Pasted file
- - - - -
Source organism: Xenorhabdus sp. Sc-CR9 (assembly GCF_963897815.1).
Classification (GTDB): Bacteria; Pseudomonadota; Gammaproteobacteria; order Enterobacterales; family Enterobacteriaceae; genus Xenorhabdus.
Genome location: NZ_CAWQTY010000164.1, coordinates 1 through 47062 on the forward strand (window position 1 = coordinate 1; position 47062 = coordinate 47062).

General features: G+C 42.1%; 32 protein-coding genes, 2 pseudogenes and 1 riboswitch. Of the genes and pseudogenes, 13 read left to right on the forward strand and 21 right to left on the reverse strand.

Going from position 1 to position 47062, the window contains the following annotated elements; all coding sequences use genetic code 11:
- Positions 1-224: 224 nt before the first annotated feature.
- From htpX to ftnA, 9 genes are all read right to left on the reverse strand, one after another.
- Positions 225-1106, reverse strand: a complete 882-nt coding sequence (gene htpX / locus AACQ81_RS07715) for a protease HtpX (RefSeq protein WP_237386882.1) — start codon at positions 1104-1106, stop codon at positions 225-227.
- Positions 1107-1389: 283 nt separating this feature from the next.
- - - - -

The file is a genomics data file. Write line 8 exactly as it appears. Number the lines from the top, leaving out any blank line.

- Positions 225-1106, reverse strand: a complete 882-nt coding sequence (gene htpX / locus AACQ81_RS07715) for a protease HtpX (RefSeq protein WP_237386882.1) — start codon at positions 1104-1106, stop codon at positions 225-227.